THE sharemarket gave up most of an early 36-point gain yesterday as investors speculated on whether US policymakers would unleash fresh stimulus for the world's largest economy amid the deepening economic crisis in Europe.
The S&P/ASX 200 Index limped to a 9.1-point, or 0.22 per cent, gain at 4132.4.
The US Federal Reserve is expected to signal an intent to stimulate its economy, but analysts fear anything less than concrete action would be met with disappointment by the mark.
"Although there is a growing number of analysts who feel we will see some form of [stimulus], there is also a possibility that we will simply get an adjustment in the policy language to indicate the Fed's greater readiness to ease in future, particularly given the increased risks to the outlook arising from the eurozone crisis," said IG Markets strategist Stan Shamu.
"Whichever way it plays out, we are likely to see some big moves in the currency space," he said.
And despite the Reserve Bank's two rate cuts at the end of last year, data from the Bureau of Statistics yesterday showed housing starts tumbled 12.6 per cent for the first three months of the year. Analysts had tipped a 2.3 per cent fall. On an annual basis, new home starts tumbled 24.5 per cent, the ABS said.
"It's a very disappointing number," said Moody's analyst Katrina Ell. "It shows consumers are still very cautious and the housing market is still very weak, and we haven't really seen the stimulatory impact of the rate cut coming through."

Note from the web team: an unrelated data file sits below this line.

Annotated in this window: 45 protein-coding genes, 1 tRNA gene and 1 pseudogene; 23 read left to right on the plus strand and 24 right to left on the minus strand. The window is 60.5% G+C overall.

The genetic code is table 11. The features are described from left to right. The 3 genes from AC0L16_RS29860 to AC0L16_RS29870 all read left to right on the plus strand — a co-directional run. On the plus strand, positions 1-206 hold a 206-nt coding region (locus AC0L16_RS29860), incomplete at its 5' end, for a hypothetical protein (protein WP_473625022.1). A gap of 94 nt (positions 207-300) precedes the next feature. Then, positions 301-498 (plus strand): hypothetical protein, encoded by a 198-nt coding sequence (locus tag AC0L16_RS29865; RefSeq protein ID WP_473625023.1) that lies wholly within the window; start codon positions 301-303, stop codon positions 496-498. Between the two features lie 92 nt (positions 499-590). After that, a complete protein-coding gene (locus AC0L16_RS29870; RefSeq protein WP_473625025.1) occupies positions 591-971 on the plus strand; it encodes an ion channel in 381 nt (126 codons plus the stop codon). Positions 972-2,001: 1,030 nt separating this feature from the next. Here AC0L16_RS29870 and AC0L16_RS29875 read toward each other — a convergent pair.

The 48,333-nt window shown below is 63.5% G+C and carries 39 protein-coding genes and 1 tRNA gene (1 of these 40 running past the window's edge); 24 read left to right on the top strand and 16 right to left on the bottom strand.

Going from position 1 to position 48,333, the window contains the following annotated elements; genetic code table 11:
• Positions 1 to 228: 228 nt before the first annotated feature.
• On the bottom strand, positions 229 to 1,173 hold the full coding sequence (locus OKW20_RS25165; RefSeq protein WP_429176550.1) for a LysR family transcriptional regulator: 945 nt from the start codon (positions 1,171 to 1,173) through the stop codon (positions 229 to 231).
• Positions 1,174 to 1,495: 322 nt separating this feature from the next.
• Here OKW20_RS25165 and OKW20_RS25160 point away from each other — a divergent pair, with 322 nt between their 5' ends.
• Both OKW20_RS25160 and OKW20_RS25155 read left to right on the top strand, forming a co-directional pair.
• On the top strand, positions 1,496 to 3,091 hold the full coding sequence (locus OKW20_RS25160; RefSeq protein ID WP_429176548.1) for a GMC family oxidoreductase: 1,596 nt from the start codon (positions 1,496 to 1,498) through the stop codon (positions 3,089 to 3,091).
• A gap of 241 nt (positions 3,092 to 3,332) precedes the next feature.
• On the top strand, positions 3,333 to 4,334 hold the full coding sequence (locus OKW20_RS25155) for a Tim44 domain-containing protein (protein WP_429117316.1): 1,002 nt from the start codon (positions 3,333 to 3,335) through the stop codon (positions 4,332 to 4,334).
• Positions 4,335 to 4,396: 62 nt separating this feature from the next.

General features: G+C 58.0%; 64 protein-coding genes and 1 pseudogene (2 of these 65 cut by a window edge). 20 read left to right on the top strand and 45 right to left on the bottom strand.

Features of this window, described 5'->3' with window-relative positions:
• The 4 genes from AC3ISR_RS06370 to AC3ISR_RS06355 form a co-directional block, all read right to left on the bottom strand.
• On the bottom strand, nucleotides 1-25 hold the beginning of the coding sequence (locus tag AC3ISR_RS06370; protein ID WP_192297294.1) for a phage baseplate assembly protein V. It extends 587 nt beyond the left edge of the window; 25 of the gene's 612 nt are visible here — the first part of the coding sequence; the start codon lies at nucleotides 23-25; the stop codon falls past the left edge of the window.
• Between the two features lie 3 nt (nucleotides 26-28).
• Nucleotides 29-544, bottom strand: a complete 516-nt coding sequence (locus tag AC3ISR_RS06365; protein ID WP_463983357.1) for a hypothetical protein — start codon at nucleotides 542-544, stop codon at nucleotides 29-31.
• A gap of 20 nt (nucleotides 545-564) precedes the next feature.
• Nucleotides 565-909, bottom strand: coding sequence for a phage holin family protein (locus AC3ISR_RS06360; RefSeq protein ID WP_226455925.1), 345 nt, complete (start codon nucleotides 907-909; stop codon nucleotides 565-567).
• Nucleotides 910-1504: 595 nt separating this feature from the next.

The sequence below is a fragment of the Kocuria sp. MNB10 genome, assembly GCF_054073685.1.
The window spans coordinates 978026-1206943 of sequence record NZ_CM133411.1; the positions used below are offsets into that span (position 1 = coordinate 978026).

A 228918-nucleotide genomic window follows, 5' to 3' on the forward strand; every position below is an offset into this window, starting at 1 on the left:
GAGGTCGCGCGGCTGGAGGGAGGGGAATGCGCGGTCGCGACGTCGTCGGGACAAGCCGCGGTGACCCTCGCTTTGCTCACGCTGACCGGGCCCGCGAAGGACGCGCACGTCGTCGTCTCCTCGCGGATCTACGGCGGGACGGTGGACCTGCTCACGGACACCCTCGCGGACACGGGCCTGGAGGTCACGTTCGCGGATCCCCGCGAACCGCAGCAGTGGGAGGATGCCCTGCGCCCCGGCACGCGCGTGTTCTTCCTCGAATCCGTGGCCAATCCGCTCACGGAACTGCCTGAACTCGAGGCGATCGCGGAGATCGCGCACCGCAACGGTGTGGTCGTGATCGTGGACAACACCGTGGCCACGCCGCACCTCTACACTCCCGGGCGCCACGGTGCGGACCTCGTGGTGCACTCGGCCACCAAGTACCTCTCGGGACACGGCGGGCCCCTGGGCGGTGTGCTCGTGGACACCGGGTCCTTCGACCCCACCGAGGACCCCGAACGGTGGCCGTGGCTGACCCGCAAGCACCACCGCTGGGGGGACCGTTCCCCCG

Despite the gloom, shares in building materials company James Hardie gained 6?, or 0.8 per cent, to $7.77, on positive housing starts data out of its main market in the US.
Consolidated Media Holdings jumped 30?, or 9.7 per cent, to $3.38 in response to a $1.97 billion, $3.50-a-share takeover bid from News Ltd that will lift its ownership in Foxtel and Fox Sports to 50 per cent and 100 per cent respectively.
Rio Tinto gained 95?, or 1.7 per cent, to $57.72 after the company said it would will spend $3.7 billion to increase iron ore output in Australia by a further 25 per cent to 353 million tonnes a year by 2015, despite forecasts of waning global demand.